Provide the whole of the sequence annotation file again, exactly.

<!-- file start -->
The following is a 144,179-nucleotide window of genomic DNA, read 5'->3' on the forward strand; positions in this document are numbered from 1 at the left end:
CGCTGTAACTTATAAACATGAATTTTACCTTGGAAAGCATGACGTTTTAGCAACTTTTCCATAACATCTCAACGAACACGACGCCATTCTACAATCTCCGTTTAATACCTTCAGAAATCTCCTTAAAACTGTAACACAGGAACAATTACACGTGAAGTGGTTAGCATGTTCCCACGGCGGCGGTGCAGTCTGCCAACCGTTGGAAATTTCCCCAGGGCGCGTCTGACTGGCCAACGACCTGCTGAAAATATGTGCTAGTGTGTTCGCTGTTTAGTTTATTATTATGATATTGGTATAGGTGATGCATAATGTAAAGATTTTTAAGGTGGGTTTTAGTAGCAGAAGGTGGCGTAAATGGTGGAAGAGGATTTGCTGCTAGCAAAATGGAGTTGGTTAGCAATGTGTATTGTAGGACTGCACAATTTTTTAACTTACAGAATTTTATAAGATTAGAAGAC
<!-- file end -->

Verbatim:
The following is a 144,179-nucleotide window of genomic DNA, read 5'->3' on the forward strand; positions in this document are numbered from 1 at the left end:
CGCTGTAACTTATAAACATGAATTTTACCTTGGAAAGCATGACGTTTTAGCAACTTTTCCATAACATCTCAACGAACACGACGCCATTCTACAATCTCCGTTTAATACCTTCAGAAATCTCCTTAAAACTGTAACACAGGAACAATTACACGTGAAGTGGTTAGCATGTTCCCACGGCGGCGGTGCAGTCTGCCAACCGTTGGAAATTTCCCCAGGGCGCGTCTGACTGGCCAACGACCTGCTGAAAATATGTGCTAGTGTGTTCGCTGTTTAGTTTATTATTATGATATTGGTATAGGTGATGCATAATGTAAAGATTTTTAAGGTGGGTTTTAGTAGCAGAAGGTGGCGTAAATGGTGGAAGAGGATTTGCTGCTAGCAAAATGGAGTTGGTTAGCAATGTGTATTGTAGGACTGCACAATTTTTTAACTTACAGAATTTTATAAGATTAGAAGAC